• 97th International Peace Meditation “Built for Giving”

    “Built for Giving”

    As this Meditation was being prepared, people from around the world were responding in heartfelt generosity to the victims of the tsunami. The Executive Director of the International Institute For Human Empowerment, Inc., is sending an initial donation of $500 for disaster relief through Lions Clubs International Foundation (LCIF) to the tsunami victims.

    Any donations the Institute receives designated “South Asia Tsunami Disaster 2004 Fund” will be forwarded to Lions Clubs International Foundation for dissemination to the disaster victims. According to a recent letter from Dr. Tae-Sup Lee, Chairperson, Board of Trustees of Lions Clubs International Foundation, “every dollar you contribute goes directly toward LCIF grants and projects!”

    While this tragedy has brought misery beyond our ability to contemplate, people are opening their hearts and sending relief. This outpouring helps not only the victims, but also those who care. Caring, giving, and reaching out to others is what makes us human. Lets give thanks for all of the love poured out in donations from around the world.

    January 2, 2005-Humans are built for giving. Innate within each of us is the desire to give and to help others. Fulfilling jobs are realized when they involve giving of oneself. Human services positions allow one to see the result of giving in the improvement of the quality of life of others. Whether we work at home, in business, or in service professions, the ability to give to help others is the common denominator that provides us with a sense of happiness and fulfillment.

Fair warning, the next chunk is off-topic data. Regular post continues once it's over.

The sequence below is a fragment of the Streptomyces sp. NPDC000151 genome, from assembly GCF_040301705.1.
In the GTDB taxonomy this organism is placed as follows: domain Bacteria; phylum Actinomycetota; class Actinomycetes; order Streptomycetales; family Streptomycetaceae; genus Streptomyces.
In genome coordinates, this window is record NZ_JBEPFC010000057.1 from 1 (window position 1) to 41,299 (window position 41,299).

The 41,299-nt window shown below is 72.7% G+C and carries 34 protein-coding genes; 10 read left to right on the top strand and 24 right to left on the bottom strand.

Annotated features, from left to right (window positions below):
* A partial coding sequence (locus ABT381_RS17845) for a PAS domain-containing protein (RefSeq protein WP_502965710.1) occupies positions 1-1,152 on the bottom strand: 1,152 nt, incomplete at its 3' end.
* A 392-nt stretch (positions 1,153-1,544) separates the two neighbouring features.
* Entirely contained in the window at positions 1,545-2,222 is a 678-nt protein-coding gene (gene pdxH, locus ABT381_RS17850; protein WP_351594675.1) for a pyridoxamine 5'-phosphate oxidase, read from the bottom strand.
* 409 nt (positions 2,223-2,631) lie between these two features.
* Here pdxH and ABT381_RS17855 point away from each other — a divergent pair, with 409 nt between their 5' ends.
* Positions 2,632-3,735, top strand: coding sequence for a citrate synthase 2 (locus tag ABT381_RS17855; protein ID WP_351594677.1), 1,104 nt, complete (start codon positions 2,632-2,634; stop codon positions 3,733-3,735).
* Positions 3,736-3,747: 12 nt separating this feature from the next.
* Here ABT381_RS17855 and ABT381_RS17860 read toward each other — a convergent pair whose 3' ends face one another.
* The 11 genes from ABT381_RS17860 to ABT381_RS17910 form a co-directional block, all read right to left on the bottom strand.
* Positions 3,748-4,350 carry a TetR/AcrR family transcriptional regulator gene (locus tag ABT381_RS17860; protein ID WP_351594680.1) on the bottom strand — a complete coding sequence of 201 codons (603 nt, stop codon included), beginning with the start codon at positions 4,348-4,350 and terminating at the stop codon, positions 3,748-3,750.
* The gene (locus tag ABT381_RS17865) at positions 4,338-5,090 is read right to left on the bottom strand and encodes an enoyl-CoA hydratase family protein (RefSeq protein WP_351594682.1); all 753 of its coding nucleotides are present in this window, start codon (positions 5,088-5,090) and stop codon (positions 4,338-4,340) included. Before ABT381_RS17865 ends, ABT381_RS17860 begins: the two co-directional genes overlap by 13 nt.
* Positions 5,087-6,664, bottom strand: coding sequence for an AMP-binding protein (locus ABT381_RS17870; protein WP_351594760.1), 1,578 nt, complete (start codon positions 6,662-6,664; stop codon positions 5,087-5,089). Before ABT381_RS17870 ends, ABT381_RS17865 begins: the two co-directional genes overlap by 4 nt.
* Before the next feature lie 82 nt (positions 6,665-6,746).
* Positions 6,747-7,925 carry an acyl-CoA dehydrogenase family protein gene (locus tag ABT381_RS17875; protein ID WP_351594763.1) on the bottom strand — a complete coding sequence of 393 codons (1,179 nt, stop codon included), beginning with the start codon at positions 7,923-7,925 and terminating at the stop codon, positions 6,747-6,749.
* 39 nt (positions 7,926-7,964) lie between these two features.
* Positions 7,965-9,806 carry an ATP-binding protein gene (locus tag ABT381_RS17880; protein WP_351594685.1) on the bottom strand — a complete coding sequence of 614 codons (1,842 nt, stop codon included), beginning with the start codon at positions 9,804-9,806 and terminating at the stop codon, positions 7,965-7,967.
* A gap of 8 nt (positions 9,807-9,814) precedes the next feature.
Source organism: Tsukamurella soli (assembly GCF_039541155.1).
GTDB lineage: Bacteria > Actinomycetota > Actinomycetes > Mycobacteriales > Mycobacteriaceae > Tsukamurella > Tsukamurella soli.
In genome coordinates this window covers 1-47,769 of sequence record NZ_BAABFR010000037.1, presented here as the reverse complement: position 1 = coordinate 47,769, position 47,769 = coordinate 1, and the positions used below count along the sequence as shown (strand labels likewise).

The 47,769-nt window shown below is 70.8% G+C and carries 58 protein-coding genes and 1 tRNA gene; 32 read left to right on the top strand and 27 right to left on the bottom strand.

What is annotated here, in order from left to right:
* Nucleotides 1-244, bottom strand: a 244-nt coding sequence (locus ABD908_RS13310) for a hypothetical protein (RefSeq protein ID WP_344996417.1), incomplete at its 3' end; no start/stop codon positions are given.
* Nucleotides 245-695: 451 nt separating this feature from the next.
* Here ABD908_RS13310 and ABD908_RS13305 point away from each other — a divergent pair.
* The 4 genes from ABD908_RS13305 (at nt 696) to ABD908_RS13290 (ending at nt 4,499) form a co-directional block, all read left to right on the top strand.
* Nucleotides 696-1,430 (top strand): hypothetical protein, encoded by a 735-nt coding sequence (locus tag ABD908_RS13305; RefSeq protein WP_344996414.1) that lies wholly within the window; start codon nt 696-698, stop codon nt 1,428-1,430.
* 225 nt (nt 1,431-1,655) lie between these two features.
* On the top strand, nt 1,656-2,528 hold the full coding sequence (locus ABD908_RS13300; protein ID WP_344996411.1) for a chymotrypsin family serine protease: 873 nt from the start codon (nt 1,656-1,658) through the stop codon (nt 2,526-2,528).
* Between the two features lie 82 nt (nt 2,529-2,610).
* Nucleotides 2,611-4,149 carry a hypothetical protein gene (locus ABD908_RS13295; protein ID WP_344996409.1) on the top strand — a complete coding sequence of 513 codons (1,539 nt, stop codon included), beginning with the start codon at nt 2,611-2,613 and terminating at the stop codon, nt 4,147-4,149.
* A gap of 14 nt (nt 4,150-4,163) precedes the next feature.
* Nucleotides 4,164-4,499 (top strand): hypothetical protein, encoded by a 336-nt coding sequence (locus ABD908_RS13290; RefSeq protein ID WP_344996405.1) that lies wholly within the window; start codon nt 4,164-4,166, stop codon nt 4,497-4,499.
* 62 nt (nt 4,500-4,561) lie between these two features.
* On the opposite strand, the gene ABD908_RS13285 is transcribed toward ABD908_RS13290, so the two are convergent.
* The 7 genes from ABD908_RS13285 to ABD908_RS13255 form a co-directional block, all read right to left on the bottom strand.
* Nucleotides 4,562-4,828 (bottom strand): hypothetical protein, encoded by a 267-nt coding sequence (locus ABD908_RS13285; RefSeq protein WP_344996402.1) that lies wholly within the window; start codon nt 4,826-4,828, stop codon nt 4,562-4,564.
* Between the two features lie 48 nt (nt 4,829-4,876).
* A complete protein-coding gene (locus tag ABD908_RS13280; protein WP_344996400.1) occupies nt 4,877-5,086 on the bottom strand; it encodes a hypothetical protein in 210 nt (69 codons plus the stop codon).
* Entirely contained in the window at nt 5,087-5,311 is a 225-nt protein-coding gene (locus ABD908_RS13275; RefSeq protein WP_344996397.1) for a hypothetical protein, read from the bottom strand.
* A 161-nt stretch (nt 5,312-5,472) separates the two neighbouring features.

In a social culture that sees profit as the motive, it is often difficult to reconcile these two positions. Do we want a life that finds fulfillment in giving? Do we want a life with monetary gratification? Can we have both? Why do jobs that work toward the profit motive pay more–at least, at the leadership level? What does that say about what we value?

    In the West, we satisfy this distinction by having businesses and corporations that are set up as for-profit and not-for-profit. Those set up as for-profit are expected to have profit as the major objective. A business that operates is seen as successful based upon the “bottom line.” It is not necessarily viewed as successful because of its humanitarian responses, even when these accompany a strong gain. The ability to “give” within these organizations often falls to the individual to be kind and supportive to co-workers and customers. But the greater need to give often is lacking.

    In not-for-profits, the motive is service to others. On occasion, an organization has become contaminated by the profit motive, and used their corporate tax advantage inappropriately. When that occurs, others who desire to serve, often at great personal expense, are injured by public reaction that tends to distrust and punish. Giving will be restricted when the obstacles to giving are too great. It is important that we ensure that all of our institutions are designed in the public interest of promoting service.

    We need to begin to look at service not only as a human want, but also as a human need. And we need to build the opportunity to give into all of our organizations, including government. This does not mean to give unequally, favoring some over others, especially from the power of governmental position. The purpose of government is to serve people. We need to look at how we are structured, and what we value, to assess if that is really occurring. Monitoring is one role of government, but it should not be the only role. Monitoring limits abuse, but it does not have a value-added component of service for the betterment of society.